“This generation of Americans has a rendezvous with destiny.”
– Franklin D. Roosevelt
“Each generation imagines itself to be more intelligent that the one that went before it, and wiser than the one that comes after it.”
– George Orwell
Globalization has significantly changed the nature of American politics forging a new generational paradigm.
How business proceeds in this new public affairs environment is a challenge that few are ready to engage.
The election of Donald Trump has uniquely changed the Republican Party into something entirely different than it was just two years ago. Bernie Sanders, who forced Hillary Clinton to tack left in the primaries, has done the same to the Democratic Party.
For Election 2018 and Election 2020, American politics will see a tremendous amount of shifting and movement between the two parties as they redefine themselves and or break into four rioting parties operating as two parties.
With an endless news cycle, a continuous flow of global commerce, politicians advancing protectionist laws globally, and committed geopolitical powers looking to reset the landscape, American politics is being shaped from many directions and far beyond America's shores. Decisions made in Beijing now impact events in Brussels which in turn compels policy in Washington, DC.
The ability to manage this dynamic, globalized political environment, particularly at the intersection of business and public policy, coupled with an underlying cultural phenomenon rejecting the establishment, this new environment is more challenging for American government officials, policymakers, voters, and companies.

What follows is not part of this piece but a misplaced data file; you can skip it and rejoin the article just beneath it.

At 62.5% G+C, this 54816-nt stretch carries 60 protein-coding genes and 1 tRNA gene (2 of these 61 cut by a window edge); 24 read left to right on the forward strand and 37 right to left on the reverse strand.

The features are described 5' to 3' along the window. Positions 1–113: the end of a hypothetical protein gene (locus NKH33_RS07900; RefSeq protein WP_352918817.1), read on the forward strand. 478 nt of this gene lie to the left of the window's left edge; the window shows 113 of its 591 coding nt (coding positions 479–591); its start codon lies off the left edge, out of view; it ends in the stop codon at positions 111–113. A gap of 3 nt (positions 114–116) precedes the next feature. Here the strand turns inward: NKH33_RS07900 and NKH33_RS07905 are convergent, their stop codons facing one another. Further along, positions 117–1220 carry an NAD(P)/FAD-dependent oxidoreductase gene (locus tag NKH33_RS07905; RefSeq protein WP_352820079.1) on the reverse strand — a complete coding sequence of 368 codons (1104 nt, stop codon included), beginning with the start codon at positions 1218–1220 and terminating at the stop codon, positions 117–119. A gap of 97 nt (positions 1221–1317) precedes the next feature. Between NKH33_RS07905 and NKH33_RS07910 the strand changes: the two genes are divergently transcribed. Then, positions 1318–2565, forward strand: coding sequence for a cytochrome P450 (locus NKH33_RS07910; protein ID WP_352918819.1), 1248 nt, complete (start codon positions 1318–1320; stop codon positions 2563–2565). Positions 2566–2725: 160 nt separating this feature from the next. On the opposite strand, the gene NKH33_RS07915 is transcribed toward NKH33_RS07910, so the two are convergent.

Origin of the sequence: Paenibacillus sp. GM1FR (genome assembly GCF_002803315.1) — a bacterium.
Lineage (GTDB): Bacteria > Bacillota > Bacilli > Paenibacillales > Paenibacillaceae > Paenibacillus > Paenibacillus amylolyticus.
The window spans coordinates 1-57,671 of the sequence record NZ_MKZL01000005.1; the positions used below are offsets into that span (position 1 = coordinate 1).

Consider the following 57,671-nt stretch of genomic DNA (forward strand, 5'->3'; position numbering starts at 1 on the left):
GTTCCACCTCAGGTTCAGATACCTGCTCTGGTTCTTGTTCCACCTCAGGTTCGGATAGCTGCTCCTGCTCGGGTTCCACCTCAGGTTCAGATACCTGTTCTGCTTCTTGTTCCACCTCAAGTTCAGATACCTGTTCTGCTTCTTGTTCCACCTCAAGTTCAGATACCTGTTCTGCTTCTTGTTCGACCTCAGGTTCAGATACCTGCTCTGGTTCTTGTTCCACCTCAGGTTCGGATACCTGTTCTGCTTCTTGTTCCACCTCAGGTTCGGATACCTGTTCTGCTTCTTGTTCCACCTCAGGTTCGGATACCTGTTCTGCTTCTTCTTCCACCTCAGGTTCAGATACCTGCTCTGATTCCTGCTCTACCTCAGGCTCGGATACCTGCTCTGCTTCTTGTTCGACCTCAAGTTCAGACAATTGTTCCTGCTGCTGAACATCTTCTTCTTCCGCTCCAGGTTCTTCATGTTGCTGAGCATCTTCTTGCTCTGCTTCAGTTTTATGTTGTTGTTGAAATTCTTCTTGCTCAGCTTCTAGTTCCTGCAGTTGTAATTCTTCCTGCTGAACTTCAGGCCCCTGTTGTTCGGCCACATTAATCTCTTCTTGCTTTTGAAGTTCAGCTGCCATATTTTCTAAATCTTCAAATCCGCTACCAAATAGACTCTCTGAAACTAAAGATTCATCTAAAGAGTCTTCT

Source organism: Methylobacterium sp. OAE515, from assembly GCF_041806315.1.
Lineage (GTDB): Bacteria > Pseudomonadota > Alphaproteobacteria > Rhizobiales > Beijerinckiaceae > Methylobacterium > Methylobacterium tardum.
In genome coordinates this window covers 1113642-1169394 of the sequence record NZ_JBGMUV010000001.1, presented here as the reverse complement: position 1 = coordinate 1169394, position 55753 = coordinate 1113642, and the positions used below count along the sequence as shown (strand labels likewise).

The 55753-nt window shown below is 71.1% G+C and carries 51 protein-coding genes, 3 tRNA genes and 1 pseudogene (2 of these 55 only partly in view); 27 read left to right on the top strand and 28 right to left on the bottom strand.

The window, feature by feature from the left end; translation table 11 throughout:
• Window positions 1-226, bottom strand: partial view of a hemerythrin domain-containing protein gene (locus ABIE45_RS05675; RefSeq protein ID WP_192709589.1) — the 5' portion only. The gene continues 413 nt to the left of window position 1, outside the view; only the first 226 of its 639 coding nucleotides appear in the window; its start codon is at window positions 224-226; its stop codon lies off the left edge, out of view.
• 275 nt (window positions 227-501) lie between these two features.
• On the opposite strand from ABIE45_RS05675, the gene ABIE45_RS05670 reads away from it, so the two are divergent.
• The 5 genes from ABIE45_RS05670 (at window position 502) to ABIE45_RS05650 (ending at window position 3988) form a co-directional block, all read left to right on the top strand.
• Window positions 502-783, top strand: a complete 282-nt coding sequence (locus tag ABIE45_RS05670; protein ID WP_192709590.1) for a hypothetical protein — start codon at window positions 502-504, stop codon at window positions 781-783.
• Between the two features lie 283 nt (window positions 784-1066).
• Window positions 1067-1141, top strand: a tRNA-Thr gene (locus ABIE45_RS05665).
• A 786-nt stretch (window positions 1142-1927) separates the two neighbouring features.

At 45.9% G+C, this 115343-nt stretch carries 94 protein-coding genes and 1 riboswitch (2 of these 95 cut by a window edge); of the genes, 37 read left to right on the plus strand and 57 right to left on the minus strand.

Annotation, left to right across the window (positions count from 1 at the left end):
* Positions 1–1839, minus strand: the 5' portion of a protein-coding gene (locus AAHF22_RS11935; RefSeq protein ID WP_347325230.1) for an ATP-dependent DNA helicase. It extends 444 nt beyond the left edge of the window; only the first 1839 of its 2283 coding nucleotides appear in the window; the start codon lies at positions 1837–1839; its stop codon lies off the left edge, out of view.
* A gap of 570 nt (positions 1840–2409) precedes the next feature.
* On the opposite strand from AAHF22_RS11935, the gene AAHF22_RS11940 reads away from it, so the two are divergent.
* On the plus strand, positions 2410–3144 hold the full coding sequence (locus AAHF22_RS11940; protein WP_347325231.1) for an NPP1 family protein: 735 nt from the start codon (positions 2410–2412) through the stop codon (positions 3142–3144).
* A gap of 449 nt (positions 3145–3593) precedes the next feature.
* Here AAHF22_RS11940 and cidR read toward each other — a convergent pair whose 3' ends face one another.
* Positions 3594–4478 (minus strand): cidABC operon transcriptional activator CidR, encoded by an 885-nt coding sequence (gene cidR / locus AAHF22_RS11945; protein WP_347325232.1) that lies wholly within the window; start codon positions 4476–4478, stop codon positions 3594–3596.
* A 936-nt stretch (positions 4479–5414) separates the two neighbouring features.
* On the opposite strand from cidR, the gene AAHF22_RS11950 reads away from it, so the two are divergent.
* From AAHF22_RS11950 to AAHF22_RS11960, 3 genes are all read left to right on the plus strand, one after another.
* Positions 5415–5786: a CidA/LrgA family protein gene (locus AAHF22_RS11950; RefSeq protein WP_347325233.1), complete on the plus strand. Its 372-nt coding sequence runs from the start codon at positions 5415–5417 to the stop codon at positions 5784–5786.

The pace involved in addressing political challenges has increased as well as the scale of the problems due to a globally diverse network of stakeholders. American voters have spoken and demanded a more significant share of the profits. The traditional capitalist ideal of being responsible solely to shareholders in under threat and business going forward will involve numerous stakeholders, including governments, media, bloggers, consumers, non-governmental organizations, investors, employees, and citizens. For leaders, simply put, there are a lot more people that will hold you accountable and want a say in the process.
For global business leaders to be successful going forward, they must have the dispassionate skill to understand and engage global problems, foster economic development and opportunities, and manage a globally interconnected communications marketplace all influencing and disrupting American politics like never before.
Is your business prepared to handle and understand America's next generation and rendezvous with destiny?
-Marc A. Ross
Marc A. Ross specializes in global communications, thought leader management, and event production at the intersection of politics, policy, and profits. Working with senior executives from multinational corporations, trade associations, and entrepreneurial startups, Marc helps international business leaders navigate globalization, disruption, and politics.